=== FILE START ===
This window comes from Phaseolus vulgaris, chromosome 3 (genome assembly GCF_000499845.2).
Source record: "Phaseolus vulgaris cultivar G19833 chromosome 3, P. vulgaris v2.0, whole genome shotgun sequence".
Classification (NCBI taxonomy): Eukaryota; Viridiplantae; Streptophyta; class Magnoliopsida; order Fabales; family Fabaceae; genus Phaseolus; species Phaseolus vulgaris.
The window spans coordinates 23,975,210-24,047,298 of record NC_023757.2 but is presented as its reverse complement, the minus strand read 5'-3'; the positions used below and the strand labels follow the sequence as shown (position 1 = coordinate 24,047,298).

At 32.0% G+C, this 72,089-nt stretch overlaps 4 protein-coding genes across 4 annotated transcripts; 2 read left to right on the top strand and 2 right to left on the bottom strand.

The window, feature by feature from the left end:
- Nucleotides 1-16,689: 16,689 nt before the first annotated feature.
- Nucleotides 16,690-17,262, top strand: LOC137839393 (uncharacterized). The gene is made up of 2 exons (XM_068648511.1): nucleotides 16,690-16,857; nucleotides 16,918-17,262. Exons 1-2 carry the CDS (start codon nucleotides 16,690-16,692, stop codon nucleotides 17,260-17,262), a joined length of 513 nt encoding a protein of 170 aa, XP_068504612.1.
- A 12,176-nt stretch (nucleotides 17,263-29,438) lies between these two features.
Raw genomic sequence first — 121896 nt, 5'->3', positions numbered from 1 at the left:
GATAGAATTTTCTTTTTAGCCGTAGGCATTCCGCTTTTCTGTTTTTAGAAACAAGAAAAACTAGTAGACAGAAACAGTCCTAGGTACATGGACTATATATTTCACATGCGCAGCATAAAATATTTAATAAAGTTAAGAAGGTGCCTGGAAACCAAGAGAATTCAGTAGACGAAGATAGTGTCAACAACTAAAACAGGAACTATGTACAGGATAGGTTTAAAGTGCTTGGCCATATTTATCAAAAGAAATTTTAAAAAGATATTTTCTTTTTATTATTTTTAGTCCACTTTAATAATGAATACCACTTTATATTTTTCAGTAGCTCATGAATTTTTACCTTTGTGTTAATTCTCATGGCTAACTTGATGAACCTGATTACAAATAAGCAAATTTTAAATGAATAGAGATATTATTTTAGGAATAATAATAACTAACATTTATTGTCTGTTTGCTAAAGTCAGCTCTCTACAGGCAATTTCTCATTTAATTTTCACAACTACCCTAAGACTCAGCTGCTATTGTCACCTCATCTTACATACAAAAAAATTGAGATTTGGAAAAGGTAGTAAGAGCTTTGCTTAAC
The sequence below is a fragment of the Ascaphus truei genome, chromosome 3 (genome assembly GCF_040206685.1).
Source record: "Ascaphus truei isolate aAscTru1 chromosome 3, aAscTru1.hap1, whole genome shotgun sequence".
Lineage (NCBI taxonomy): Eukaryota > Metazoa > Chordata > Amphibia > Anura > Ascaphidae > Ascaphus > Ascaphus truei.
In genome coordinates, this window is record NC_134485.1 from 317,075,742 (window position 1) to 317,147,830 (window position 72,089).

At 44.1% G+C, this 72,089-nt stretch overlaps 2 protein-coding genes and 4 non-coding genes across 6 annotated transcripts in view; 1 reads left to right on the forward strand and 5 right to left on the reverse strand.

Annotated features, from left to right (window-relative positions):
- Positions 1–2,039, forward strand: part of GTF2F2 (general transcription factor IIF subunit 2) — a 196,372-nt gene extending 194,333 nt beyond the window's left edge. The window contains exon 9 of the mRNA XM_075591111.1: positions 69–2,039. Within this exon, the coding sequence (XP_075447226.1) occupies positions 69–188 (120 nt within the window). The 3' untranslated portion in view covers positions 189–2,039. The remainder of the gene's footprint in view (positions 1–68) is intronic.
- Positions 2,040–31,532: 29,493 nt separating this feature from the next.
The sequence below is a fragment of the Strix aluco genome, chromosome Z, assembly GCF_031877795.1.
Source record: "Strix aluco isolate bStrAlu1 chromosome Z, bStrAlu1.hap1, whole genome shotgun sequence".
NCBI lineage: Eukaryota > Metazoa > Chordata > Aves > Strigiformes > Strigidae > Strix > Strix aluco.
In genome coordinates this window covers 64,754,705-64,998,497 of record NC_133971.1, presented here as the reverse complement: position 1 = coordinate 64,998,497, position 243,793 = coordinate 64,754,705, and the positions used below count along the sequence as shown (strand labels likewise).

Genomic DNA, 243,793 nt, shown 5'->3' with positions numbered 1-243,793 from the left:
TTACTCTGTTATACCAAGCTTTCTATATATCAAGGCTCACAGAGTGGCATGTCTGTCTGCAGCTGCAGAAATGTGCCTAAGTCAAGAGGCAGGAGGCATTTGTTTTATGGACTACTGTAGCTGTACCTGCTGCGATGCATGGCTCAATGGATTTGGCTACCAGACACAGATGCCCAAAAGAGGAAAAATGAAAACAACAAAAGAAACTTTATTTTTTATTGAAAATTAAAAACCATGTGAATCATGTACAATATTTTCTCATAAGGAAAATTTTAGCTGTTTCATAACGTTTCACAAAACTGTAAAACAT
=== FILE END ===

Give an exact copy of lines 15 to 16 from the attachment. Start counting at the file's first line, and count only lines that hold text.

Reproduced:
In genome coordinates, this window is record NC_134485.1 from 317,075,742 (window position 1) to 317,147,830 (window position 72,089).

At 44.1% G+C, this 72,089-nt stretch overlaps 2 protein-coding genes and 4 non-coding genes across 6 annotated transcripts in view; 1 reads left to right on the forward strand and 5 right to left on the reverse strand.